The choice of which procedural rule to adopt is not an issue requiring a uniform national solution. See Ortega-Rodriguez v. United States, 507 U.S. 234, 251 n.24 (1993); Thomas v. Arn, 474 U.S. 140, 146 (1985). The issue does not ultimately affect the merits of an ineffectiveness claim. Once a circuit has established a procedural rule, defendants are on notice of the appropriate time to present an ineffectiveness claim. And regardless of the precise procedure adopted, a defendant has at least one opportunity to raise an ineffectiveness claim in an appellate court. Accordingly, this Court has repeatedly declined to grant review in similar cases presenting the same issue. See Moghal v. United States, cert. denied, 519 U.S. 835 (1996) (No. 95-9027); Velasquez v. United States, cert. denied, 516 U.S. 1160 (1996) (No. 95-6925); Sprecher v. United States, cert. denied, 516 U.S. 913 (1995) (No. 95-82). There is no reason for a different result here.6

CONCLUSION

The petition for a writ of certiorari should be denied.

Respectfully submitted.

THEODORE B. OLSON
Solicitor General
MICHAEL CHERTOFF
Assistant Attorney General
ELIZABETH D. COLLERY
Attorney

JULY 2002

 

1 As the trial proceeded, petitioner's ballistics expert examined the bullet and determined that it matched the shell fragments that had been recovered from Fiorito's head. Gov't C.A. Br. 34.

2 The government also explained in its memorandum that petitioner erred in contending that the bullet directly linked him to the crime. Gov't Mem. of Law 123; see Pet. 5 ("This bullet was the only physical evidence that connected the Petitioner to the murder."). In fact, the bullet did not directly link petitioner to the crime; instead, it merely provided corroborating evidence of Esposito's version of events, including his claim that Fiorito was shot a second time in the car.

3 The court of appeals subsequently expanded the certificate of appealability to include a second issue. Pet. App. A28-A29.

4 See, e.g., United States v. Mala, 7 F.3d 1058, 1063 (1st Cir. 1993), cert. denied, 511 U.S. 1086 (1994); Billey-Elko v. United States, 8 F.3d 111, 114 (2d Cir. 1993); United States v. DeRewal, 10 F.3d 100, 103-104 (3d Cir. 1993), cert. denied, 511 U.S. 1033 (1994); United States v. Smith, 62 F.3d 641, 651 (4th Cir. 1995); United States v. Sevick, 234 F.3d 248, 252 (5th Cir. 2000); United States v. Pruitt, 156 F.3d 638, 646 (6th Cir. 1998), cert. denied, 525 U.S. 1091 (1999); United States v. Kellum, 42 F.3d 1087, 1094-1095 (7th Cir. 1994); United States v. Thompson, 972 F.2d 201, 203-204 (8th Cir. 1992); United States v. Mal, 942 F.2d 682, 689 (9th Cir. 1991); United States v. Galloway, 56 F.3d 1239 (10th Cir. 1995) (en banc); United States v. Casamayor, 837 F.2d 1509, 1516 (11th Cir. 1988), cert. denied, 488 U.S. 1017 (1989); United States v. Richardson, 167 F.3d 621, 626 (D.C. Cir.), cert. denied, 528 U.S. 895 (1999).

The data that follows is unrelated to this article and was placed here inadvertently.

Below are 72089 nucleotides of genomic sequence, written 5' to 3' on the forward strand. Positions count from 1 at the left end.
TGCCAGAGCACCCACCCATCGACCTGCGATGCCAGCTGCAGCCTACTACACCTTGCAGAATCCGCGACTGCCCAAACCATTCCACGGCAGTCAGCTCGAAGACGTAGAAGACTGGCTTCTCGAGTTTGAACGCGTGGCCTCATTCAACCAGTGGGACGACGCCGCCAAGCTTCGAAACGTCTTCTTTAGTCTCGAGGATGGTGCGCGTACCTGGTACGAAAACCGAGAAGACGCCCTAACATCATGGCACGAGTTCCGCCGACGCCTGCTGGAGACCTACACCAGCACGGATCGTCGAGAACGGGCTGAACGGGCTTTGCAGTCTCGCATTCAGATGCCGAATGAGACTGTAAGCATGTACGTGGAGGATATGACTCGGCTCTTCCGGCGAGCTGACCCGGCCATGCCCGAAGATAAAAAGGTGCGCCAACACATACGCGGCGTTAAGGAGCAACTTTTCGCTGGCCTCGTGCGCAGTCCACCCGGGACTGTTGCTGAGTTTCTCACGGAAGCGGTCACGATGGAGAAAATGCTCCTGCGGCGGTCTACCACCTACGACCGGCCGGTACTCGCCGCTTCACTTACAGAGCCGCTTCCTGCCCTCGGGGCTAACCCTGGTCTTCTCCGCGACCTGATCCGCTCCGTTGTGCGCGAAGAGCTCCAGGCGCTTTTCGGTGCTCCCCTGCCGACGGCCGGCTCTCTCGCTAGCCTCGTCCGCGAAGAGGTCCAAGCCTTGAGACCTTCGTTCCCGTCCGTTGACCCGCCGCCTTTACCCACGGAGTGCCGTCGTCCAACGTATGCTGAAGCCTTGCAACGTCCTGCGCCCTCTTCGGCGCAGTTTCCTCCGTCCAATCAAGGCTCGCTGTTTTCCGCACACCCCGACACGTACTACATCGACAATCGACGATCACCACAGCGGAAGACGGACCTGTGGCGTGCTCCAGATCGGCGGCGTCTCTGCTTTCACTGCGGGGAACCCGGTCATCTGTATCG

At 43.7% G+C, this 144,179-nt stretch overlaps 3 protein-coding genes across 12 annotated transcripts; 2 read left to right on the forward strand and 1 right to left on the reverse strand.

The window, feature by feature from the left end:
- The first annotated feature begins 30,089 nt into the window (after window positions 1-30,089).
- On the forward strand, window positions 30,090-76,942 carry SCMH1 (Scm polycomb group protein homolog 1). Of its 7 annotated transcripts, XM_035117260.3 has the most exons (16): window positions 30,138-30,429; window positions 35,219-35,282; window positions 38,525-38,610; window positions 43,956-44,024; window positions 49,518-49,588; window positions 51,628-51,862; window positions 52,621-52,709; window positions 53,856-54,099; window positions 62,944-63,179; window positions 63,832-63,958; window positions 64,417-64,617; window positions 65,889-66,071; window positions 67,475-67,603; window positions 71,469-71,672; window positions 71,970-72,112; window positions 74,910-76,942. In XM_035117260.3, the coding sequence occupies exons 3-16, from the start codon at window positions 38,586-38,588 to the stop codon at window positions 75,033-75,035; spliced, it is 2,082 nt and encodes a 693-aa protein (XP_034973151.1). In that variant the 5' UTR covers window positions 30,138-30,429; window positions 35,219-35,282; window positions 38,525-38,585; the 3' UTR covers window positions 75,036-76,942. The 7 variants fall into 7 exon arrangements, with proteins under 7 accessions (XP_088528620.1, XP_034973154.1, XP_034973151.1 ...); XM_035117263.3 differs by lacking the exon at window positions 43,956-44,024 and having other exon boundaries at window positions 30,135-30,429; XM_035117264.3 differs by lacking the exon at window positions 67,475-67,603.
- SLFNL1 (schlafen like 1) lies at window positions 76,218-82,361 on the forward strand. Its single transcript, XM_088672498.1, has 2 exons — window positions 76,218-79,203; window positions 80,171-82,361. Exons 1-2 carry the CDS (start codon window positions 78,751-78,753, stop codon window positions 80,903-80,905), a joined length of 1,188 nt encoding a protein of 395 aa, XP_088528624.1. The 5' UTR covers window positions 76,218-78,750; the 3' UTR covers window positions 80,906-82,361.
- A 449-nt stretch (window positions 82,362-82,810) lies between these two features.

5 In Billy-Eko, Diaz-Albertini, and Chappell, the courts had applied the cause and prejudice test to decline to entertain ineffective assistance claims not brought on direct appeal. In each of those cases, this Court granted the petition, vacated the judgment, and remanded for further consideration in light of the position asserted by the United States. Following those remands, the Second Circuit adhered to its limited application of the cause-and-prejudice rule in Billy-Eko, 8 F.3d at 114-116. The Tenth Circuit, since the remand in Diaz-Albertini, has adopted the government's suggested approach. The Seventh Circuit, since the remand in Chappell, has adhered to its version of the cause-and-prejudice test in this setting.

6 Petitioner notes that in Sprecher, the Solicitor General argued against certiorari review on the ground that the district court had actually considered each aspect of the defendant's ineffective assistance of counsel claim. Pet. 12 n.7. No such argument was made, however, in response to the Velasquez and Moghal certiorari petitions. See Br. in Opp. 6-11, Velasquez v. United States, cert. denied, 516 U.S. 1160 (1996) (No. 95-6925); Br. in Opp. 5-11, Moghal v. United States, cert. denied, 519 U.S. 835 (1996) (No. 95-9027) (available at 1996 WL 935681, at *3-*5).